Tuesday, April 3, 2012

Apologize With Grace

(Today’s post is for the letter A in the A-Z challenge.)

Recently I had some awful experiences with customer service. After thinking about what could have been done differently, I realized that we don’t really teach our students how to apologize. We expect them to apologize when they do wrong and I’m sure that as small children, they learned to say they were sorry. But as adults, customers expect a little more than those simple two words.

We called this gutter company for a sales person to come out and give us an estimate. He called and arranged to come out at 1pm the next day. He finally showed up at 1:30 but never called to say he was running late or even apologized for being late. Then he rambled on about things we weren’t  interested in as well as trying to show a video of how gutters were made that we didn’t want to see. I think that I was feeling so ticked off at him before he arrived that his whole sales pitch was wasted. If he couldn’t be punctual or even apologize for our inconvenience, I knew we wouldn’t be doing any business with him. (Plus his estimate was $4000 higher than the previous guy!)

Then this week, I needed my treadmill repaired. Since we have a four year maintenance contract with Nordic Track, I called them to send someone out. They said they would and ordered some parts that they thought would be needed. This man calls us about 3 days later and asks if the parts are in. When told no, he said he would call next week but he never did. Two weeks later I finally had to call the company to ask them to send someone out again. Finally he calls me back and says it would be a week before he could come out but we arranged for him to come at 7pm. He doesn’t arrive until 7:30, but like the gutter man, no call to say he is running late or any apology for being late!

Now the last situation that happened was in a restaurant. We usually get the same meal at this restaurant and the entrée usually comes out before we finish our salad. Well, this day, we got our salad and never got our drinks until I had to flag our server down. Then 15 minutes after we were finished with our salads, the server glances at us and asks, “You didn’t get your meals yet?” After checking in the kitchen, she returns and asks me, “Are you sure you didn’t get your meal?” What?! Of course I’m sure! Did she think I threw the dirty plates and silverware in my purse? I assured her that we did not get our food. Then she goes in the kitchen and comes back with the apology and says, “I’m so sorry. It is the kitchen’s fault. They stamped the ticket saying you got the food. I don’t know where it went. Someone must have gotten the wrong dish. It really isn’t my fault. It’s the kitchen’s fault!” and on and on and on. Eventually the manager did give us one of our meals for free (which we didn’t ask for).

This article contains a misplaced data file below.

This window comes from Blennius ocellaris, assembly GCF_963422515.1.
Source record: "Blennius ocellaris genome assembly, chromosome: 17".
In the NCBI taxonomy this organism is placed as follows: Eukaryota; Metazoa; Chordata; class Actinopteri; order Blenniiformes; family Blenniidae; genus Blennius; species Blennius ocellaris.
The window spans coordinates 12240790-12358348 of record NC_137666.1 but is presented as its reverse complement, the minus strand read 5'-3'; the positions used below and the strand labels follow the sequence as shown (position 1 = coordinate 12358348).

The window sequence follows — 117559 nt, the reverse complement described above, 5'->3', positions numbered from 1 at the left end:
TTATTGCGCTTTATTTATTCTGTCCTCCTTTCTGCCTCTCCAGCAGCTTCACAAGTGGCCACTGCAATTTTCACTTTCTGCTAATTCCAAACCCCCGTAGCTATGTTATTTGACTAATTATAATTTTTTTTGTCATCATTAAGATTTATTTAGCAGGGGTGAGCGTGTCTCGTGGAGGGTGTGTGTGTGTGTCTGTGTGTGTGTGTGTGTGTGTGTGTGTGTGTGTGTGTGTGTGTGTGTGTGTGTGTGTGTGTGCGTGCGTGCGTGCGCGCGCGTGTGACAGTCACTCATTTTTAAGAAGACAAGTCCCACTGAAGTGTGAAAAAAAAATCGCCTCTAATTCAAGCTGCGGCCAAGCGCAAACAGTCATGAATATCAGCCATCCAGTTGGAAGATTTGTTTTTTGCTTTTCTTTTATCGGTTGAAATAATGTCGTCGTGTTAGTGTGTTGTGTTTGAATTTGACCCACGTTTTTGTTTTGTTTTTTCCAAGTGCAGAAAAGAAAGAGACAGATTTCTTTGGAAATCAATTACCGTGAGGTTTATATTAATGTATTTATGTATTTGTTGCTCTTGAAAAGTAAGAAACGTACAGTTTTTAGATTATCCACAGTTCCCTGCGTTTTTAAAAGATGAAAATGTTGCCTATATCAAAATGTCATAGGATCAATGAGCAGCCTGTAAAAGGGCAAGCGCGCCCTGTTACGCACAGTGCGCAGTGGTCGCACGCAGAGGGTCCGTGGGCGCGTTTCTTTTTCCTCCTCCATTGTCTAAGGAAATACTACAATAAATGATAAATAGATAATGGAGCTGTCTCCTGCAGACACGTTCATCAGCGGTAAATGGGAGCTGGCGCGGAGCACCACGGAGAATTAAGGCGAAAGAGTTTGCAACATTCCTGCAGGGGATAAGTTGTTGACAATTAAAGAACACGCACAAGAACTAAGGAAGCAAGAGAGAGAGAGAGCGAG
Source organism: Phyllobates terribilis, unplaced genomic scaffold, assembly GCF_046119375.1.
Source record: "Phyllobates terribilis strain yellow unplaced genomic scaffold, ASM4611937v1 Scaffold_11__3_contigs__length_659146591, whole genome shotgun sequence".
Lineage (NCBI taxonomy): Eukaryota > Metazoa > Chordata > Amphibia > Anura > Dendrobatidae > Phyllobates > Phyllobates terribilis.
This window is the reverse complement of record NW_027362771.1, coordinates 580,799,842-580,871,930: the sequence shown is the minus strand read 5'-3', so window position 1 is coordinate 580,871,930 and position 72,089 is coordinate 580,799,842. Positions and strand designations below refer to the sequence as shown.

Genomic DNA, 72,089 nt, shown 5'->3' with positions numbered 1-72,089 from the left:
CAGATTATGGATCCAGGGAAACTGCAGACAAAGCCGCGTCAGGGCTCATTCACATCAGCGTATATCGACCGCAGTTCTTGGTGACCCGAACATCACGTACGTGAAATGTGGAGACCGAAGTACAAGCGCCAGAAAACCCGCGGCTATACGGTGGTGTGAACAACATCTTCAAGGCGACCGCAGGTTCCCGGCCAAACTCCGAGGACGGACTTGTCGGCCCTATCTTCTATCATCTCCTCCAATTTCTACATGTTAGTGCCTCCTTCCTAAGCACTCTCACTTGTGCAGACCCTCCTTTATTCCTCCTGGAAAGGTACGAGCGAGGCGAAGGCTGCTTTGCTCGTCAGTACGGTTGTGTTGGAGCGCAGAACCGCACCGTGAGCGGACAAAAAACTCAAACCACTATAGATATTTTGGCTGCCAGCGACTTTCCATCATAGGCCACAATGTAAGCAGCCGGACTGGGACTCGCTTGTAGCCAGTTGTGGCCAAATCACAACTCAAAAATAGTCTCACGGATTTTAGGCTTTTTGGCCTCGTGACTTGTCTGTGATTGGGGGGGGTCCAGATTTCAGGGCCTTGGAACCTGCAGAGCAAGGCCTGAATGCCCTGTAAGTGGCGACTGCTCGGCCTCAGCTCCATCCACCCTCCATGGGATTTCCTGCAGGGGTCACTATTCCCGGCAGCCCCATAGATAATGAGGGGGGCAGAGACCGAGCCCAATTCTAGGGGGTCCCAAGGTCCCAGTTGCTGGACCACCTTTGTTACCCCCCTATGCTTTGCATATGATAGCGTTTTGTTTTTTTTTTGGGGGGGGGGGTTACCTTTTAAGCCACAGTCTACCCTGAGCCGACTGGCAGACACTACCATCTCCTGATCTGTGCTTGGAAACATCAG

Now in each of these cases, the apology (or no apology) stunk! It made me realize that even though I have stressed good customer service to my students, I had never really taught them how to apologize gracefully.
Here are some tips that I would give my students:

If you are going to be late, call at least 10 minutes before your expected arrival and let the customer know you will be late and your expected time of arrival. Ask if this will be okay or if your appointment needs to be rescheduled. Do not give long winded excuses about why you are running late because the customer is not interested.

If a problem occurs, apologize for the problem. Do not blame other people or give long winded excuses about why the problem occurred. Apologize and then explain how you will fix the problem. That is what customers want to hear.

I would have students role play different situations where they would need to do this. Some students might suggest other customer situations to role play where an apology is needed.

I think by learning how to apologize with grace will help students be more successful with customer service.
Do you teach students how to apologize? If so, what do you teach them and how?

Image: 'Sorry!'

No comments: